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The Gadwall (Anas strepera) is a common and widespread duck of the family Anatidae. This species was first described by Linnaeus in his Systema naturae in 1758 under its current scientific name. Its conservation status is Least Concern.


The Gadwall is 46–56 cm (18–22 in) long with a 78–90 cm (31–35 in) wingspan. The male is slightly larger than the female, weighing on average 990 g (35 oz) against her 850 g (30 oz). The breeding male is patterned grey, with a black rear end, light chestnut wings, and a brilliant white speculum, obvious in flight or at rest. In non-breeding (eclipse) plumage, the drake looks more like the female, but retains the male wing pattern, and is usually greyer above and has less orange on the bill.

The female is light brown, with plumage much like a female Mallard. It can be distinguished from that species by the dark orange-edged bill, smaller size, the white speculum, and white belly. Both sexes go through two moults annually, following a juvenile moult.


The Gadwall breeds in the northern areas of Europe and Asia, and central North America. In North America, its breeding range lies along the Saint Lawrence Rivermarker, through the Great Lakesmarker, Albertamarker, Saskatchewanmarker, the Dakotasmarker, south to Kansasmarker, west to Californiamarker, and along coastal Pacificmarker Canadamarker and southern coastal Alaskamarker. The range of this bird appears to be expanding into eastern North America. This dabbling duck is strongly migratory, and winters farther south than its breeding range, from coastal Alaskamarker, south into Central America, and east into Idahomarker, Kansasmarker, Ohiomarker, Virginiamarker, and then south all the way into Central America.

In Great Britainmarker, the Gadwall is a scarce-breeding bird and winter visitor, though its population has increased in recent years. It is likely that its expansion was partly through introduction, mainly to Englandmarker, and partly colonization Great Britainmarker, with continental birds staying to breed in Scotlandmarker.

Behaviour and habitat

Pair up-ending in Kolkata
The Gadwall is a bird of open wetlands, such as prairie or steppe lakes, wet grassland or marshes with dense fringing vegetation, and usually feeds by dabbling for plant food with head submerged. It nests on the ground, often some distance from water. It is not as gregarious as some dabbling ducks outside the breeding season and tends to form only small flocks. This is a fairly quiet species; the male has a hoarse whistling call, and the female has a Mallard-like quack. The young birds are fed insects at first; adults also eat some molluscs and insects during the nesting season. The Gadwall is one of the species to which the Agreement on the Conservation of African-Eurasian Migratory Waterbirds (AEWA) applies.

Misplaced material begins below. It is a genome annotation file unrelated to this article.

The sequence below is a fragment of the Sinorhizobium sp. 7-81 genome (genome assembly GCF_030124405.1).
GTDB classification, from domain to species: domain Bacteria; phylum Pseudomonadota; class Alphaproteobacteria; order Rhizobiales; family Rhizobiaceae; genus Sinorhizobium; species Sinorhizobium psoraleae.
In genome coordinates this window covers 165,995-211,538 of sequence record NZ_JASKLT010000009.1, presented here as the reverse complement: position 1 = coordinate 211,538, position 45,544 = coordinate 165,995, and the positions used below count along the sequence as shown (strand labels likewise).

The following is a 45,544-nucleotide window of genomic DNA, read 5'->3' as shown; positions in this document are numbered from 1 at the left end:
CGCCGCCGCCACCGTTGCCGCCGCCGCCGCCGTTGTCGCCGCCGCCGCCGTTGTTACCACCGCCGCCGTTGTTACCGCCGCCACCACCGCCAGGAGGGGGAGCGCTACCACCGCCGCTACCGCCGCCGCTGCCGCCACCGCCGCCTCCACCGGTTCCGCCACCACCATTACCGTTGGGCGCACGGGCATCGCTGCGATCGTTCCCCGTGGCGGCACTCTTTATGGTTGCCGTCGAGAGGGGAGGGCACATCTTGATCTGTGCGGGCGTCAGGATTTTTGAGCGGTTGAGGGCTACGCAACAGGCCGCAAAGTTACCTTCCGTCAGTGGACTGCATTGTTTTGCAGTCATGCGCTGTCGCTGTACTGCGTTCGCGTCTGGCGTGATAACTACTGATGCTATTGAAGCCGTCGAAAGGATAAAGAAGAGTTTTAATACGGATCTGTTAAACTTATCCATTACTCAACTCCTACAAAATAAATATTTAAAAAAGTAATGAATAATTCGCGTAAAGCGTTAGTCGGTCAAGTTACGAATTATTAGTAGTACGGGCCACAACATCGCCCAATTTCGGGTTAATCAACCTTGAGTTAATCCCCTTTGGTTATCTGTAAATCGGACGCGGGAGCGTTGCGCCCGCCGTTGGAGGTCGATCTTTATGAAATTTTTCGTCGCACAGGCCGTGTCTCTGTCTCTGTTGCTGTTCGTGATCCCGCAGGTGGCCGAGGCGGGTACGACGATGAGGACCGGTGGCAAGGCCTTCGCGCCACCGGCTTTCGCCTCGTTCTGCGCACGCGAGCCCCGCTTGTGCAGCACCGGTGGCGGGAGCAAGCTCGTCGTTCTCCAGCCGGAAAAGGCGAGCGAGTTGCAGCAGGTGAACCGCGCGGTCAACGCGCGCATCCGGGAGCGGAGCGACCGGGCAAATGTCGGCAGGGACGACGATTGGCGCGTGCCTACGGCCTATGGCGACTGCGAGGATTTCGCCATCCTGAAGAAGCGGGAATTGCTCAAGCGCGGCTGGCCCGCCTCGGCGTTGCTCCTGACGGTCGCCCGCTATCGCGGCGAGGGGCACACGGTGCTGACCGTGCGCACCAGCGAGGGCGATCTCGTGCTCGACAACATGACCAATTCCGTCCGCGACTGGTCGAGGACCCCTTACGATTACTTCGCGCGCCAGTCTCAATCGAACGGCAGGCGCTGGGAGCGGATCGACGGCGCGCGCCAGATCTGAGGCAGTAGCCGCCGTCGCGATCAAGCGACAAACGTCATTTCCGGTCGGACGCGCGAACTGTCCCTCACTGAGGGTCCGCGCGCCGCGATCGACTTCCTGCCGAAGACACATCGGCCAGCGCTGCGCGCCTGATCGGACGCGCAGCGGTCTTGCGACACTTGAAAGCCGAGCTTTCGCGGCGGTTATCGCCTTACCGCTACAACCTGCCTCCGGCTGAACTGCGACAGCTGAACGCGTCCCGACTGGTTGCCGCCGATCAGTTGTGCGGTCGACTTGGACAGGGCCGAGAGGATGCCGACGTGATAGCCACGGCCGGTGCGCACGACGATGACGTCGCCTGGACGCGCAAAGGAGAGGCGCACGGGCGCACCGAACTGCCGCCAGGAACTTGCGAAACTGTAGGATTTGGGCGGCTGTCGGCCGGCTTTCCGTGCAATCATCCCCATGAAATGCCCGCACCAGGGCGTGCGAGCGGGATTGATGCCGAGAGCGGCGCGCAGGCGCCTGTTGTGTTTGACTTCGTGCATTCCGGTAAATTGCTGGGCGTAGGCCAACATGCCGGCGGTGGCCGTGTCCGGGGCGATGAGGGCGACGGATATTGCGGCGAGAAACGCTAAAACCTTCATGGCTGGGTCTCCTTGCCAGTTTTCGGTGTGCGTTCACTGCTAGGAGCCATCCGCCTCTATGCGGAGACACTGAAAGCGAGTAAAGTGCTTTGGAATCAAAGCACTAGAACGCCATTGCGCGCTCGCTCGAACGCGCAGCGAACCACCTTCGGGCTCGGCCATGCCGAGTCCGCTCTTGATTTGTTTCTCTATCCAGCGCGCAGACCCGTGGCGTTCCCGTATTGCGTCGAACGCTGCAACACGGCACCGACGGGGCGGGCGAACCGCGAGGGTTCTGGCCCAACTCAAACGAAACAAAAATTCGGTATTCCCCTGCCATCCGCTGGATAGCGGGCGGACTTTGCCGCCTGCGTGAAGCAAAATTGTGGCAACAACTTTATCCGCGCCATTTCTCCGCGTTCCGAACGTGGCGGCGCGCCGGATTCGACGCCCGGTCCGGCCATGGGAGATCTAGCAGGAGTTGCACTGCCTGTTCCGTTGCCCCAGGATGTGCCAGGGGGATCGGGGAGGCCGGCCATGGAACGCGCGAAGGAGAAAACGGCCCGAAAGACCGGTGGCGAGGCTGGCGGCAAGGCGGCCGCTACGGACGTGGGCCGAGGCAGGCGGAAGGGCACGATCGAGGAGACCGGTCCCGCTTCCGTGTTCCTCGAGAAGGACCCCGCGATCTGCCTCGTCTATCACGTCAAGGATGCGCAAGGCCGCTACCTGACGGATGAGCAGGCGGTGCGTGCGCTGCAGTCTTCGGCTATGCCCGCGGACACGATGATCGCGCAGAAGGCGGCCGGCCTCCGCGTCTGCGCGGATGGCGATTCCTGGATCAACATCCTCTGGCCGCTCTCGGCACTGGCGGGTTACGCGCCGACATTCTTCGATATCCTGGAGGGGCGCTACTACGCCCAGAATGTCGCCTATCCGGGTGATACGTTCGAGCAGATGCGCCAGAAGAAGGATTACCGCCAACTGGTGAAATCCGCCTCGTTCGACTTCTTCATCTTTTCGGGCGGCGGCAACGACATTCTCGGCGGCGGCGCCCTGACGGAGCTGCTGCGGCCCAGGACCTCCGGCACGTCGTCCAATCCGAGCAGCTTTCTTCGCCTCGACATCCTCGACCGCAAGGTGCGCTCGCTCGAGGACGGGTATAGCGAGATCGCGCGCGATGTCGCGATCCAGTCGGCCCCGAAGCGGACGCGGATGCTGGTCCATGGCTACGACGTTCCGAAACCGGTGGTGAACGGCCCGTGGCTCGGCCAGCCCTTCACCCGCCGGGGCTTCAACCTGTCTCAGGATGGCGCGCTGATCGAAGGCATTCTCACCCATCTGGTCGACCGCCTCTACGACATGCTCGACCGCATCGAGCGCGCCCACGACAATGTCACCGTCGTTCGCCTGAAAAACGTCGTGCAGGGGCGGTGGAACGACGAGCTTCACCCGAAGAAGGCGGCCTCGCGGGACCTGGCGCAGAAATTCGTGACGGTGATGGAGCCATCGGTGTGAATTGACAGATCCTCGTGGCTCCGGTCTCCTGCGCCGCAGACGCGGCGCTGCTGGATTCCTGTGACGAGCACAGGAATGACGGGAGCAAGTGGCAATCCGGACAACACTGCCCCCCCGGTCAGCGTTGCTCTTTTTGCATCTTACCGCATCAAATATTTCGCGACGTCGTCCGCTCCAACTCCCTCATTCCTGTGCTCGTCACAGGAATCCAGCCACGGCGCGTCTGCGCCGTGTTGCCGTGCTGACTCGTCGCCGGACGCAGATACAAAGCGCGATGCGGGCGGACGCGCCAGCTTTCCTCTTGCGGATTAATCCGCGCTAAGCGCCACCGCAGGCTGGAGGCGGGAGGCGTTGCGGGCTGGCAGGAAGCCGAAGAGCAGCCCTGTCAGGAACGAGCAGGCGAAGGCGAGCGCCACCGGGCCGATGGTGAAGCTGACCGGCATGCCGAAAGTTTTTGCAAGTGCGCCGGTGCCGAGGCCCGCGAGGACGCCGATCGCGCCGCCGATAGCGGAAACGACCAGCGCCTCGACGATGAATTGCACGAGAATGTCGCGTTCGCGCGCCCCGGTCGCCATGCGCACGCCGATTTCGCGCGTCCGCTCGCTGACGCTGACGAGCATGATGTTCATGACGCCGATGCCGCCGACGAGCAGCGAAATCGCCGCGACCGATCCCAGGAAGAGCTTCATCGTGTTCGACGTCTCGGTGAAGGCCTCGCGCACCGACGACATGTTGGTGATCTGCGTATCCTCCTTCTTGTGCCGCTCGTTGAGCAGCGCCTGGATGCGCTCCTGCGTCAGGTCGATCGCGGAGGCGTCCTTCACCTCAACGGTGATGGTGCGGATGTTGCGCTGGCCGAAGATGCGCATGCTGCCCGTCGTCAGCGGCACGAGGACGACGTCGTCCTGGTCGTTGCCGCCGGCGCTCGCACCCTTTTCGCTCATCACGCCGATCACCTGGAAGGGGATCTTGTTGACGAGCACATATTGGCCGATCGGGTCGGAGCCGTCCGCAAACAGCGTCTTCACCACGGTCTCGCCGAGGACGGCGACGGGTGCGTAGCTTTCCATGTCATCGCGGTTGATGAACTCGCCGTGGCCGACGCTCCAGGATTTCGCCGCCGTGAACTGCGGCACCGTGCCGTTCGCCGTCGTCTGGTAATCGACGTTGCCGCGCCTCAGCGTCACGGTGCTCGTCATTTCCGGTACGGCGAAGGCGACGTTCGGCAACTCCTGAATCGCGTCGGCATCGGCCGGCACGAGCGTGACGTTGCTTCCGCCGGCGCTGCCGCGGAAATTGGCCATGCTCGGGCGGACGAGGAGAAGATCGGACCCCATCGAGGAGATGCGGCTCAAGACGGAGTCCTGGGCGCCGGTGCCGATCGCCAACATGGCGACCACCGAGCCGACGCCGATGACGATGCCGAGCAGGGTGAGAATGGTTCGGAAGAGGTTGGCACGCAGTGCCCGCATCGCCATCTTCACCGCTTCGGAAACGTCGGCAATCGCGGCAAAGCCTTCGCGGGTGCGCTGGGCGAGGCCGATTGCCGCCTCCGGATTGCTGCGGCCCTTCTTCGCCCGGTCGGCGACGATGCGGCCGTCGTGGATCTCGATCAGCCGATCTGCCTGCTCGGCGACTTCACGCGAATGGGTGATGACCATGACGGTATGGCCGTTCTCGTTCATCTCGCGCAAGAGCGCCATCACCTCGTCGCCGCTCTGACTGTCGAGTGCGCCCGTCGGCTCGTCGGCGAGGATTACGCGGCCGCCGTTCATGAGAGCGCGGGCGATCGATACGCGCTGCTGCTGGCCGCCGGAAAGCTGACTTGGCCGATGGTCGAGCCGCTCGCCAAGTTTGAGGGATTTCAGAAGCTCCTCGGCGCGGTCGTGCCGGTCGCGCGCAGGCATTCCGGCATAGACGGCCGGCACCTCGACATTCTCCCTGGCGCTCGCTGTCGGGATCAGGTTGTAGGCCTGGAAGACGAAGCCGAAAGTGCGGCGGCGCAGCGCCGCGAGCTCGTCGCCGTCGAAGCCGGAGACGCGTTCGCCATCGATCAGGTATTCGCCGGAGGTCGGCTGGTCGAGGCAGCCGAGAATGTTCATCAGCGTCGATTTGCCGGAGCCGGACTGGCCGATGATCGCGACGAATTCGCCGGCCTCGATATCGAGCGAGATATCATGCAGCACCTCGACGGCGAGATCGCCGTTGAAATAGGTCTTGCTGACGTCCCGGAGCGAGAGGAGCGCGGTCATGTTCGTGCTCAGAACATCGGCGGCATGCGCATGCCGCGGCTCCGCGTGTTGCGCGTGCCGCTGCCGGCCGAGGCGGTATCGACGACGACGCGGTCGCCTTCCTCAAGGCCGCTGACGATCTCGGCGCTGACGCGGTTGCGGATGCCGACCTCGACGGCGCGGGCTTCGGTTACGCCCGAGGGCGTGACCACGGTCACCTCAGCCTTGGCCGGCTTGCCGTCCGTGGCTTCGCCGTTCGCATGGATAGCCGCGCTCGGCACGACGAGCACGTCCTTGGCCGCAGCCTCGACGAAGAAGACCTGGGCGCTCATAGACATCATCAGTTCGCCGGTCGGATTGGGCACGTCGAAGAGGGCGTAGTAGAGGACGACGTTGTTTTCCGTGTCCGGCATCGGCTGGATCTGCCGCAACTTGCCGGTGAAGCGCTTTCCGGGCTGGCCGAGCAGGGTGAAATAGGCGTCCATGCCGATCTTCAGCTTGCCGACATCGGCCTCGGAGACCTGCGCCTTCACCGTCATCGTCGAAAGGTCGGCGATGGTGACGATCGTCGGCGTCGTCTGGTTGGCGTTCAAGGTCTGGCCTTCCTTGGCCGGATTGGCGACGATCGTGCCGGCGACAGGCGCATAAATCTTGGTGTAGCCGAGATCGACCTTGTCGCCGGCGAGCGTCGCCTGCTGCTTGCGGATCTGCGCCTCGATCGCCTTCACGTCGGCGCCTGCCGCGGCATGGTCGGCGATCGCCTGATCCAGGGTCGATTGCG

The Gadwall’s closest relative within the genus Anas is the Falcated Duck, followed by the wigeons.

There are two sub-species although one is extinct:
  • A. strepera strepera, Common Gadwall the nominate subspecies.
  • A. strepera couesi, Coues' Gadwall, extinct circa 1874, was located on Fanning Islandmarker.

The etymology of the word Gadwall is not known but the term has been in usage from around 1666.


  1. Linnaeus, C. (1758) p.125
  2. Floyd, T (2008)
  3. Madge (1988) pp.200–202
  4. Dunn, J. (2006)
  5. Clements, J. (2007)
  6. Merriam Webster online


  • Clements, James, (2007) The Clements Checklist of the Birds of the World, Cornell University Press, Ithaca
  • Dunn, J. & Alderfer, J. (2006) National Geographic Field Guide to the Birds of North America 5th Ed.
  • Floyd, T (2008) Smithsonian Field Guide to the Birds of North America Harper Collins, New York

External links

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